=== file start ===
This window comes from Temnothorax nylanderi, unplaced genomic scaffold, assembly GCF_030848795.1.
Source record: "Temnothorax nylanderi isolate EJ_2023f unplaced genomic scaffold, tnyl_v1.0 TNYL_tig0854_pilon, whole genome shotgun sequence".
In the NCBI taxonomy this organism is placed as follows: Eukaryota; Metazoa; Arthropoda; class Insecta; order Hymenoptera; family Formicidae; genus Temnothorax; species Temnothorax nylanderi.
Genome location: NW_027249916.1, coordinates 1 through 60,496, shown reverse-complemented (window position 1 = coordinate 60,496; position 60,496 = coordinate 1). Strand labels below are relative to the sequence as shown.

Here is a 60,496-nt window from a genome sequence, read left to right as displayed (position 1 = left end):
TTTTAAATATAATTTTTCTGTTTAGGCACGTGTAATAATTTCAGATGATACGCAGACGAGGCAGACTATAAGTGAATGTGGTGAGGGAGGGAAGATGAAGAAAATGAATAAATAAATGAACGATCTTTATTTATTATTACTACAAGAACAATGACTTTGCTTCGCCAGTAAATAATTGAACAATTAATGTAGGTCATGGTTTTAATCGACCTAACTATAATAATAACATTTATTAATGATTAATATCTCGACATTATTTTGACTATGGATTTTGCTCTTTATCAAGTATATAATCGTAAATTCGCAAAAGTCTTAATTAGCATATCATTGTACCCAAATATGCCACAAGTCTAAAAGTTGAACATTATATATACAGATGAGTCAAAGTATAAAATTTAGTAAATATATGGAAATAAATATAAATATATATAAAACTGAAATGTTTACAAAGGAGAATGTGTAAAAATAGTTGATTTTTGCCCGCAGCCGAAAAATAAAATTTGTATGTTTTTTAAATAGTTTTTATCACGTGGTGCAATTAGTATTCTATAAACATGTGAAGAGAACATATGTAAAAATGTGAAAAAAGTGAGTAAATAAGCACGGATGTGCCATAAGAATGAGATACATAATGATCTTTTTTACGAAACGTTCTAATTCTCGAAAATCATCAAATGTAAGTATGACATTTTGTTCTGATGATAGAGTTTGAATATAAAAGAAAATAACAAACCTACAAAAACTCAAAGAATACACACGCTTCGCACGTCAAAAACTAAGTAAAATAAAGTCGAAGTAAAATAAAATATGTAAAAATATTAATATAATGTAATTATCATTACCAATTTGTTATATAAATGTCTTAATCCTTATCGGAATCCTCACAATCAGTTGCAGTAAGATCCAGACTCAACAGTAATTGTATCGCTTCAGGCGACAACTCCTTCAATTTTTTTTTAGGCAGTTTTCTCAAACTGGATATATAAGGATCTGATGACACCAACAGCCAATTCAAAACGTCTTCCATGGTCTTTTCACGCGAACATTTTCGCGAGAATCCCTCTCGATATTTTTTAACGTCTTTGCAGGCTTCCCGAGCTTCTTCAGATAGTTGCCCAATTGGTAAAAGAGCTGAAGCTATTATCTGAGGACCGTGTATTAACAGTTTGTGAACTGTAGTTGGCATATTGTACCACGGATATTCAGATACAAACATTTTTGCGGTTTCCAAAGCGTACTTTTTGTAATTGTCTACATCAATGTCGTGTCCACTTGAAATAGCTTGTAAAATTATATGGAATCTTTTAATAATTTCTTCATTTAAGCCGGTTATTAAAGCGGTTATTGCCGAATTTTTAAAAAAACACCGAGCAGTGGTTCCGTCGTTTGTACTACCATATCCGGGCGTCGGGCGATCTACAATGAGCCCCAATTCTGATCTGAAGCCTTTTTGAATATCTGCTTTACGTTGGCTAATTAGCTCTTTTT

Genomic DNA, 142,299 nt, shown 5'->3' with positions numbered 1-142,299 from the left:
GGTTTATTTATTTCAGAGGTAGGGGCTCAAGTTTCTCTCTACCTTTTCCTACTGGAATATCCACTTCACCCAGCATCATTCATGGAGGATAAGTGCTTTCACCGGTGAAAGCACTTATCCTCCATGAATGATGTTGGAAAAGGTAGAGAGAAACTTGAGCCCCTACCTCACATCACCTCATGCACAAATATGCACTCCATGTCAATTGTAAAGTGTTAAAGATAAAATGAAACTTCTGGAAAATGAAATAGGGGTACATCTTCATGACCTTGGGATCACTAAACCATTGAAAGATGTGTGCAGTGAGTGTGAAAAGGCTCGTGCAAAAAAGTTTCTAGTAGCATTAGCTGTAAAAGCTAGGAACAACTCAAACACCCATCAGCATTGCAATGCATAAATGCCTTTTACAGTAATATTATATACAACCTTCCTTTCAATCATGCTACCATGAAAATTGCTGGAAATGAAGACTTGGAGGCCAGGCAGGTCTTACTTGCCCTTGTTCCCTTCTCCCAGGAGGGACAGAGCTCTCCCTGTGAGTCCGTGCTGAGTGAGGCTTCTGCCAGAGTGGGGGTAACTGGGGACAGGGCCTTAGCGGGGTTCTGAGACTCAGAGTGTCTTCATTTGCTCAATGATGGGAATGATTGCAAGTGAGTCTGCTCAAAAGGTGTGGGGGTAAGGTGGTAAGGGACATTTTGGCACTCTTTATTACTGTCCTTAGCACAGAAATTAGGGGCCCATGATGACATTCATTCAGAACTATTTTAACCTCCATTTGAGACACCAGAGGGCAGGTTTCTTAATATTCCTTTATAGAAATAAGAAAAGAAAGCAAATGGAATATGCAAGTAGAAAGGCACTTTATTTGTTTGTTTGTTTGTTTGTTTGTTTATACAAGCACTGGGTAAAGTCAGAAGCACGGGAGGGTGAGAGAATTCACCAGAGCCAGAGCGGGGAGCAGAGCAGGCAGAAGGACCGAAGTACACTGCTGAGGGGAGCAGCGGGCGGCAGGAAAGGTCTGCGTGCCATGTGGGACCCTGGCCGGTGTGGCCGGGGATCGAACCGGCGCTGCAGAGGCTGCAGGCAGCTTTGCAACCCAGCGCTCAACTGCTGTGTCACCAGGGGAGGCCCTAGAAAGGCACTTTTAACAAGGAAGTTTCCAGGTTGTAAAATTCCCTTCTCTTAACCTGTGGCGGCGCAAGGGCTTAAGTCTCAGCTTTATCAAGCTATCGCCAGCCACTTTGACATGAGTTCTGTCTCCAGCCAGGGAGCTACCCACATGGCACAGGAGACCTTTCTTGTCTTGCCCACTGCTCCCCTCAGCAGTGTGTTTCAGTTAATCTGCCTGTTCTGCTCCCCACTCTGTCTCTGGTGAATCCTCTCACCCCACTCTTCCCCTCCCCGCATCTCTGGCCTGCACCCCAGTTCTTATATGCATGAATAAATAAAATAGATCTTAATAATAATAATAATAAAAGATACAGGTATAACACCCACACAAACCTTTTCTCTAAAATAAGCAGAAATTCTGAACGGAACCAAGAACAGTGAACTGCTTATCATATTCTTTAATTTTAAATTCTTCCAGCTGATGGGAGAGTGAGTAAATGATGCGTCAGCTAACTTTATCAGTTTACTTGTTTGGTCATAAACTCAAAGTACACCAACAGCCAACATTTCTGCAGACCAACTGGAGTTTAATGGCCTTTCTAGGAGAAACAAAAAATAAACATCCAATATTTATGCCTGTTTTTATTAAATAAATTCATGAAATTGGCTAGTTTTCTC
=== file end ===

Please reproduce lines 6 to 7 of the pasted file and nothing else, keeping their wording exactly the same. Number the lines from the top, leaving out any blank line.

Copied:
TTTTAAATATAATTTTTCTGTTTAGGCACGTGTAATAATTTCAGATGATACGCAGACGAGGCAGACTATAAGTGAATGTGGTGAGGGAGGGAAGATGAAGAAAATGAATAAATAAATGAACGATCTTTATTTATTATTACTACAAGAACAATGACTTTGCTTCGCCAGTAAATAATTGAACAATTAATGTAGGTCATGGTTTTAATCGACCTAACTATAATAATAACATTTATTAATGATTAATATCTCGACATTATTTTGACTATGGATTTTGCTCTTTATCAAGTATATAATCGTAAATTCGCAAAAGTCTTAATTAGCATATCATTGTACCCAAATATGCCACAAGTCTAAAAGTTGAACATTATATATACAGATGAGTCAAAGTATAAAATTTAGTAAATATATGGAAATAAATATAAATATATATAAAACTGAAATGTTTACAAAGGAGAATGTGTAAAAATAGTTGATTTTTGCCCGCAGCCGAAAAATAAAATTTGTATGTTTTTTAAATAGTTTTTATCACGTGGTGCAATTAGTATTCTATAAACATGTGAAGAGAACATATGTAAAAATGTGAAAAAAGTGAGTAAATAAGCACGGATGTGCCATAAGAATGAGATACATAATGATCTTTTTTACGAAACGTTCTAATTCTCGAAAATCATCAAATGTAAGTATGACATTTTGTTCTGATGATAGAGTTTGAATATAAAAGAAAATAACAAACCTACAAAAACTCAAAGAATACACACGCTTCGCACGTCAAAAACTAAGTAAAATAAAGTCGAAGTAAAATAAAATATGTAAAAATATTAATATAATGTAATTATCATTACCAATTTGTTATATAAATGTCTTAATCCTTATCGGAATCCTCACAATCAGTTGCAGTAAGATCCAGACTCAACAGTAATTGTATCGCTTCAGGCGACAACTCCTTCAATTTTTTTTTAGGCAGTTTTCTCAAACTGGATATATAAGGATCTGATGACACCAACAGCCAATTCAAAACGTCTTCCATGGTCTTTTCACGCGAACATTTTCGCGAGAATCCCTCTCGATATTTTTTAACGTCTTTGCAGGCTTCCCGAGCTTCTTCAGATAGTTGCCCAATTGGTAAAAGAGCTGAAGCTATTATCTGAGGACCGTGTATTAACAGTTTGTGAACTGTAGTTGGCATATTGTACCACGGATATTCAGATACAAACATTTTTGCGGTTTCCAAAGCGTACTTTTTGTAATTGTCTACATCAATGTCGTGTCCACTTGAAATAGCTTGTAAAATTATATGGAATCTTTTAATAATTTCTTCATTTAAGCCGGTTATTAAAGCGGTTATTGCCGAATTTTTAAAAAAACACCGAGCAGTGGTTCCGTCGTTTGTACTACCATATCCGGGCGTCGGGCGATCTACAATGAGCCCCAATTCTGATCTGAAGCCTTTTTGAATATCTGCTTTACGTTGGCTAATTAGCTCTTTTT

Genomic DNA, 142,299 nt, shown 5'->3' with positions numbered 1-142,299 from the left: